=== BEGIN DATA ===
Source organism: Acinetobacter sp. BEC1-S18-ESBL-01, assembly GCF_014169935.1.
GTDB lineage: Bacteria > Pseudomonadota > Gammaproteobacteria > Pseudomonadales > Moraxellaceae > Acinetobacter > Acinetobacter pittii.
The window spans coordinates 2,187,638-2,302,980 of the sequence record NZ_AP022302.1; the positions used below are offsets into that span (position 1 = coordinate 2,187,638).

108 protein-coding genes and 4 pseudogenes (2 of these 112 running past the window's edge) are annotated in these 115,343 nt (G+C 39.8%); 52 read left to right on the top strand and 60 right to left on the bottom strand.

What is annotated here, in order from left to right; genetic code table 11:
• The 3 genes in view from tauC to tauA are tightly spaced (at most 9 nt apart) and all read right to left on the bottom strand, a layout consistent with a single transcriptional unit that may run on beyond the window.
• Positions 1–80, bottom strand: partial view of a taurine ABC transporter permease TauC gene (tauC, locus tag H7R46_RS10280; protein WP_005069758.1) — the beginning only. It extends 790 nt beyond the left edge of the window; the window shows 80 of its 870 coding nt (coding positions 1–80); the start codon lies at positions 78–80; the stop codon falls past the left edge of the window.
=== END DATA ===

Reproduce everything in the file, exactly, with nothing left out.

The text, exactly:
Source organism: Acinetobacter sp. BEC1-S18-ESBL-01, assembly GCF_014169935.1.
GTDB lineage: Bacteria > Pseudomonadota > Gammaproteobacteria > Pseudomonadales > Moraxellaceae > Acinetobacter > Acinetobacter pittii.
The window spans coordinates 2,187,638-2,302,980 of the sequence record NZ_AP022302.1; the positions used below are offsets into that span (position 1 = coordinate 2,187,638).

108 protein-coding genes and 4 pseudogenes (2 of these 112 running past the window's edge) are annotated in these 115,343 nt (G+C 39.8%); 52 read left to right on the top strand and 60 right to left on the bottom strand.

What is annotated here, in order from left to right; genetic code table 11:
• The 3 genes in view from tauC to tauA are tightly spaced (at most 9 nt apart) and all read right to left on the bottom strand, a layout consistent with a single transcriptional unit that may run on beyond the window.
• Positions 1–80, bottom strand: partial view of a taurine ABC transporter permease TauC gene (tauC, locus tag H7R46_RS10280; protein WP_005069758.1) — the beginning only. It extends 790 nt beyond the left edge of the window; the window shows 80 of its 870 coding nt (coding positions 1–80); the start codon lies at positions 78–80; the stop codon falls past the left edge of the window.